Babe Ruth’s Ghost
Babe Ruth’s Ghost – Script
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Babe Ruth’s Ghost

The story of why the Red Sox couldn’t ever seem to win the nationals after Babe Ruth went to the Yankees.

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Babe Ruth’s Ghost

The story of why the Red Sox couldn’t ever seem to win the nationals after Babe Ruth went to the Yankees.

Author:    Fred Cooprider


    The play opens with the audience seated at Fenway Park, Boston. The Peanut Vendor relates the history of Fenway Park and her beloved Boston Red Sox (and actually sells peanuts). The audience learns of Babe Ruth’s start in Boston as a pitcher in 1914, and of the sale of Babe to the Yankees in 1920. 
      In Act I, Scene 2, a drunk and angry Babe Ruth sells his soul to the devil in exchange for living the high life, setting baseball records, and The Curse of the Bambino. Boston will never win another World Series. Babe dies in 1948 and the Devil collects his due; Babe is condemned to haunt Fenway.
      We forward to opening day of the 2004 season. Babe befriends 13-year-old Samantha and invites her to Fenway the next day for batting practice. Sam thinks Babe is a groundskeeper but discovers his identity during batting practice when Babe hits two mammoth home runs. And she learns that only she can see him. Before she leaves Fenway, she goes to make a phone call and is followed by a man.
     Babe thinks this man is stalking Sam and is about to punch him when Sam returns, and we discover that this man is Sam’s deceased father, Bill Collins, whom Sam cannot see. Sam exits and Babe is perplexed. Why did Bill come back if Sam can’t see him? Bill didn’t come back for Sam, he came back for Babe. Why? Well, Babe, you probably don’t know this but, God is a Red Sox fan. The rest of the play is devoted to the resolution of several conflicts, including The Curse.
     While this is obviously fiction, the details in the play about Babe Ruth’s life are researched and accurate. Of course, legend, myth, and embroidery may have entered in. A card game between Babe Ruth and Lou Gehrig is an embroidery of my own, but the temporary falling out between the two men is fact.
     This play was written in 2001. It has been updated to the 2004 baseball season for obvious reasons. The Curse ended when Boston won the 2004 World Series. I do not know if art is imitating life, or life is imitating art. The writer says he is just a happy Red Sox fan.

Babe Ruth’s Ghost

Babe Ruth’s Ghost

How the Curse Really Ended


Fred Cooprider

Babe Ruth’s Ghost

 Copyright 2001  


Fred Cooprider

All Rights Reserved

CAUTION: Professionals and amateurs are hereby warned that BABE RUTH’S GHOST is subject to a royalty.  It is fully protected under the copyright laws of the United States of America, the British Commonwealth, including Canada, and all other countries of the Copyright Union.  All rights, including professional, amateur, motion picture, recitation, lecturing, public reading, radio broadcasting, television, and the rights of translation into foreign language are strictly reserved.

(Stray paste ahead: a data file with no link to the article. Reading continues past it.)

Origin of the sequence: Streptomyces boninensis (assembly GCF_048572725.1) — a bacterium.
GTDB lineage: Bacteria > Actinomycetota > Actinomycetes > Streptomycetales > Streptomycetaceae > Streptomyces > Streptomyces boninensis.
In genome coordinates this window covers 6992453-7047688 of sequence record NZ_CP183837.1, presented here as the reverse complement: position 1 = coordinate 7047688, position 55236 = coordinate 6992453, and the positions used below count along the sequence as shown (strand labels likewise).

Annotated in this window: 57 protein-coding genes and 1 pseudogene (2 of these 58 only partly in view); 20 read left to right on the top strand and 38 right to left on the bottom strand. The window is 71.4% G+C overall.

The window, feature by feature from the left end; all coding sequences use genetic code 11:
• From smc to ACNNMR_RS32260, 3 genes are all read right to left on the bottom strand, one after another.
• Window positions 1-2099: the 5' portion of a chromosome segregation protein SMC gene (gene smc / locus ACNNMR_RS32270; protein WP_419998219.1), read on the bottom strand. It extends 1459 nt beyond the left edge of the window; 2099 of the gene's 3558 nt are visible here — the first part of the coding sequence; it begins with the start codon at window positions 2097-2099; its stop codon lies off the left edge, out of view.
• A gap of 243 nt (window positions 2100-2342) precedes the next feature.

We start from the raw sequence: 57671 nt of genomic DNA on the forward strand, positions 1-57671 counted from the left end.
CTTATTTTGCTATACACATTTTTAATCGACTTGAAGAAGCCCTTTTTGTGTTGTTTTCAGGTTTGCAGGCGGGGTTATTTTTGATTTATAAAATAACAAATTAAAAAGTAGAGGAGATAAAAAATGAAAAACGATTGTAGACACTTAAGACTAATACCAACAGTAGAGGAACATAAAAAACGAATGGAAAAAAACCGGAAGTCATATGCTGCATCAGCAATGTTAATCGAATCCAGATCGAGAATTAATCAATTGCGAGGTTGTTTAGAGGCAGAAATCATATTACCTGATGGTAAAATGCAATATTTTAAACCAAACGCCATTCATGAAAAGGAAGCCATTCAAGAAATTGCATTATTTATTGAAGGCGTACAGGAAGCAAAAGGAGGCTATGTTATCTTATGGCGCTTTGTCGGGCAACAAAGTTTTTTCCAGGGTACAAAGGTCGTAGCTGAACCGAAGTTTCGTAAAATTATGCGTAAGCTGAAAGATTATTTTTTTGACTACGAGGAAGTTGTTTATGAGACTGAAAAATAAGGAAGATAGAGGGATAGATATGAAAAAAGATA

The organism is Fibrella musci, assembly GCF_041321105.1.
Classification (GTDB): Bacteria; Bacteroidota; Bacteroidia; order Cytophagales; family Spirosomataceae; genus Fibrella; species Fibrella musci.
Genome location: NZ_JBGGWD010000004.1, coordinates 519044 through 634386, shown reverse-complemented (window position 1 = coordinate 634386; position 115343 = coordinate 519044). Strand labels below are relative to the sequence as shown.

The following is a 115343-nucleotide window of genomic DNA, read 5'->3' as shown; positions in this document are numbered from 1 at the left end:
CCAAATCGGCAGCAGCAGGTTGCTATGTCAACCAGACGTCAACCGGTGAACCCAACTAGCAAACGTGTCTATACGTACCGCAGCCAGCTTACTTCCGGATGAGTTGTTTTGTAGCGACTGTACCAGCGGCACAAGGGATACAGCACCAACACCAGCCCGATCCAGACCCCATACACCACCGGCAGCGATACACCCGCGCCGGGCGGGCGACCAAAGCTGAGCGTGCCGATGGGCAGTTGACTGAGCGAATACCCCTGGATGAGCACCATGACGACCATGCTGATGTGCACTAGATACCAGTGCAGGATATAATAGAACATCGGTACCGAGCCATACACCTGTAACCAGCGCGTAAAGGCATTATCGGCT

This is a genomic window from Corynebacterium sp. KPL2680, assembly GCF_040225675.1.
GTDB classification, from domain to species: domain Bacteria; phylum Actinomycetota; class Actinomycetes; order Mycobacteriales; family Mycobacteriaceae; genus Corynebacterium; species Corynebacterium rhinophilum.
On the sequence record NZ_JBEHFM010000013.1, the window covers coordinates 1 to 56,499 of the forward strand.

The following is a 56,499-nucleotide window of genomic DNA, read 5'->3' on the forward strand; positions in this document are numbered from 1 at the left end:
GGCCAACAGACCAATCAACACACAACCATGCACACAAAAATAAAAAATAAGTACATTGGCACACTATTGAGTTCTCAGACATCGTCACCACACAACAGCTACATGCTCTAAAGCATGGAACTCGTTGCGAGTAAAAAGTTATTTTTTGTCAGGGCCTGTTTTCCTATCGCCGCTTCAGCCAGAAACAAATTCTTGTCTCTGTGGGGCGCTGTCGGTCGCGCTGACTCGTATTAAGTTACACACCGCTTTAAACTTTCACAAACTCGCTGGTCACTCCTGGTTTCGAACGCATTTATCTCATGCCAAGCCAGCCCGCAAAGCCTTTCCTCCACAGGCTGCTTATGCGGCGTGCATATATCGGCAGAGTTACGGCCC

The amateur live stage performance rights to BABE RUTH’S GHOST are controlled exclusively by Drama Source and royalty arrangements and licenses must be secured well in advance of presentation.  PLEASE NOTE that amateur royalty fees are set upon application in accordance with your producing circumstances.  When applying for a royalty quotation and license please give us the number of performances intended and dates of production.  Royalties are payable one week before the opening performance of the play to Drama Source Co., 1588 E. 361 N., St. Anthony, Idaho 83445, unless other arrangements are made. 

Royalty of the required amount must be paid whether the play is presented for charity or gain, and whether or not admission is charged.  For all other rights than those stipulated above, apply to Drama Source Company, 1588 E. 361 N. St. Anthony, Idaho 83445.

Copying from this book in whole or in part is strictly forbidden by law, and the right of performance is not transferable.

Whenever the play is produced, the following notice must appear on all programs, printing and advertising for the play, “Produced by special arrangement with Drama Source Co.”

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Cast of Characters

(In order of appearance.)

PEANUT VENDOR: Female, Boston native, 20’s or 30’s, working class, avid Red Sox fan.  Friendly, animated, may need to ad lib some lines, but always good-natured, not sarcastic.  Boston accent optional.

BABE RUTH: Act I, Scene 2, early in his career.  After that, late in his career, about 40, showing his age but still athletic.  I would suggest affecting and change through makeup or acting, not using two different actors.  There are some videotapes of Babe Ruth available, and whoever plays this role should study his mannerisms.  

THE DEVIL: Early to mid thirties, suave, well spoken and well dressed.  

SAMANTHA COLLINS: About 12 or 13 years of age, energetic, mischievous, and a confirmed Red Sox fan and believer.

BILL COLLINS: Early to mid thirties, good-natured.  Always calm and patient.

NICK LANDIS: Early to mid thirties.  The same actor who plays the Devil can play this character.  If not the same actor, he should be close in manner and style.

MARY COLLINS: Early to mid thirties, intelligent, slightly world weary from some difficult blows in life.

RIGHT FIELDER: Male, twenties, able to catch a baseball.